Luis Torres, MD, Juan Carlos Macalupú, Alvaro Bellido, MD, Jose Pinto, MD, Jorge Espinoza-Ríos, MD
Universidad Peruana Cayetano Heredia, Lima, Lima, Peru
Introduction: The diagnosis of abdominal tuberculosis (AT) remains complicated, although it’s a common pathology in developing countries. A high degree of clinical suspicion is always needed in order to ensure its rapid detection. We aimed to describe and analyze the epidemiological, clinical and radiological features of patients diagnosed with abdominal tuberculosis: tuberculous lymphadenopathy, gastrointestinal, visceral and peritoneal tuberculosis (TB).
Methods: A prospective study was conducted between 2015 and 2016 and patients diagnosed with AT based on clinical, endoscopic and histopathologic features were collected. The clinical, epidemiological and radiological features were described by frequencies and percentages and then analyzed in Stata 12 to evaluate the associations between them.
Results: A total of 22 patients were included: 17 males (77%) with a mean age of 38.6 years. Twelve patients (55%) had only one type of AT and 10 patients (45%) had more than one. The most common diagnosis was gastrointestinal TB (14 cases, 64%), followed by peritoneal TB (10 cases, 45%), tuberculous lymphadenopathy (8 cases, 36%) and visceral TB (2 cases, 9%). The former showed 6 presentations: ileocecal (8 cases, 57%), colorectal (7 cases, 50%), duodenal (3 cases, 21%), gastric (2 cases, 14%), esophageal (1 case, 7%) and jejunal (1 case, 7%). The most important antecedents were HIV infection (11 cases, 52%), TB contact (9 cases, 43%) and pulmonary TB and alcoholism (7 cases, 33% each one). The most common symptoms were abdominal pain and weight loss (19 cases, 90% each one), anorexia (17 cases, 81%), fever (15 cases, 71%), nocturnal sweating (13 cases, 62%), chronic diarrhea (12 cases, 57%), cough (11 cases, 52%) and abdominal distension (11 cases, 52%). The physical findings were ascites (8 cases, 38%) and hepatosplenomegaly (5 cases, 24%), and the principal complication was lower gastrointestinal bleeding (5 cases, 24%). Radiological findings consistent with pulmonary tuberculosis were also common (13 cases, 62%). Only abdominal distention and ascites showed statistical association with peritoneal tuberculosis (Fisher’s exact = 0.0001 and 0.008 respectively).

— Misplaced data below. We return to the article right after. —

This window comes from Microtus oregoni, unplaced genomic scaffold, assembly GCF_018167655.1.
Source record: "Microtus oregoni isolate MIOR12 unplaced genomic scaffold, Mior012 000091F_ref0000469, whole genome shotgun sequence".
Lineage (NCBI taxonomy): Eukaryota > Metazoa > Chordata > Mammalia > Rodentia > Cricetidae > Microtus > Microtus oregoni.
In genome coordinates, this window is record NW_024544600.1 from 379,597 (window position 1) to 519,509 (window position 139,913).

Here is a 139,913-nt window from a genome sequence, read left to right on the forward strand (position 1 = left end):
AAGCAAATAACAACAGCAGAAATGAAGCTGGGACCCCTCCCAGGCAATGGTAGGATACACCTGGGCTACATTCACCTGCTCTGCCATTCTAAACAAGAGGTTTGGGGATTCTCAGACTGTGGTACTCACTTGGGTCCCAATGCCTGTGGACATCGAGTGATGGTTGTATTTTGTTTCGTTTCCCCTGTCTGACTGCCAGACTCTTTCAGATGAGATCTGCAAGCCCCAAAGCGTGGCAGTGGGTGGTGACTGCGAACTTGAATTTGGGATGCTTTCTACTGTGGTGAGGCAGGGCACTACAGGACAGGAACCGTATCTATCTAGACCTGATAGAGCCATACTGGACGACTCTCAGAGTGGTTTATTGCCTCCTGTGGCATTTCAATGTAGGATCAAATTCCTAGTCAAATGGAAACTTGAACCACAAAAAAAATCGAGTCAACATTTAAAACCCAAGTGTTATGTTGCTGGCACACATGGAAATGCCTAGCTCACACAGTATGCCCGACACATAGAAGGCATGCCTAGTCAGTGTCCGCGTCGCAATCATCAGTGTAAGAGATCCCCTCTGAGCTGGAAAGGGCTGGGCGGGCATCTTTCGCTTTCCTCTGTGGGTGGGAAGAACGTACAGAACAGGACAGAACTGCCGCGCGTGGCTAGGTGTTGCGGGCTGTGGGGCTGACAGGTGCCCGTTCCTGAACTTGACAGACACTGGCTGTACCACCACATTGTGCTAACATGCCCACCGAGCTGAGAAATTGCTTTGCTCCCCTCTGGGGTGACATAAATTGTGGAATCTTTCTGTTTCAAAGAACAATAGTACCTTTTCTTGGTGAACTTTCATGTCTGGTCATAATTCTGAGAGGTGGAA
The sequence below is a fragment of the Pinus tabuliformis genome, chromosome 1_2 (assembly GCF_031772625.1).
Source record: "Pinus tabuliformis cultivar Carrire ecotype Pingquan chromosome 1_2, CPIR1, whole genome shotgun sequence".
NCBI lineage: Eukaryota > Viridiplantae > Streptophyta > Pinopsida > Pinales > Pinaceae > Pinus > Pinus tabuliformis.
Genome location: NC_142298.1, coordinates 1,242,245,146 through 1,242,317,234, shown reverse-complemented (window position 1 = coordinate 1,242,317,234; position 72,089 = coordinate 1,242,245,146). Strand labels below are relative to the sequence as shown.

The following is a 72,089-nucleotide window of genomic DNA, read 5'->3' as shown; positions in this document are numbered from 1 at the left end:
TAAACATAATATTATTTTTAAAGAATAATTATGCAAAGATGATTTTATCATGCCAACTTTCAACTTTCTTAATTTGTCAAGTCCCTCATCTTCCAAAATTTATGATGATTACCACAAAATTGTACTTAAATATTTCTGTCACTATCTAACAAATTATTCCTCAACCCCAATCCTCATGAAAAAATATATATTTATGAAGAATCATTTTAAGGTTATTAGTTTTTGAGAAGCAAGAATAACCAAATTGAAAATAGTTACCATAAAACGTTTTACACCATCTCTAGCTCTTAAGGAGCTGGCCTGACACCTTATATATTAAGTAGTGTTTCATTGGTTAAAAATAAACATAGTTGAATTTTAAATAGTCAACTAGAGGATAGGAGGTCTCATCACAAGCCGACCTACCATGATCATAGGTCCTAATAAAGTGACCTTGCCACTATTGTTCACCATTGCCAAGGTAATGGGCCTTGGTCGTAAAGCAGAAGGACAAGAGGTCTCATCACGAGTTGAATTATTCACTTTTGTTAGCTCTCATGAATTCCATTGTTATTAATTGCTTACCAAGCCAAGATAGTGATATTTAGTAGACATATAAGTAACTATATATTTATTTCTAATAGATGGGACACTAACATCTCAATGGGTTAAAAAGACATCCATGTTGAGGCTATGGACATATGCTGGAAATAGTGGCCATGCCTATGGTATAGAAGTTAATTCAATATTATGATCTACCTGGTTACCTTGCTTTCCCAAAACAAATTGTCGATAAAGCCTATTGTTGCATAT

Discussion: Abdominal pain, B symptoms and chronic diarrhea are the most important manifestations of AT. Hence attention must be paid in patients with this symptoms, especially if they are immunocompromised. In these subjects abdominal distension and ascites seem to suggest the diagnosis of peritoneal TB.
Citation: Luis Torres, MD, Juan Carlos Macalupú, Alvaro Bellido, MD, Jose Pinto, MD, Jorge Espinoza-Ríos, MD. P0129 - ABDOMINAL TUBERCULOSIS IN THE 21ST CENTURY IN PERU: A DESCRIPTION OF 22 CASES. Program No. P0129. ACG 2019 Annual Scientific Meeting Abstracts. San Antonio, Texas: American College of Gastroenterology.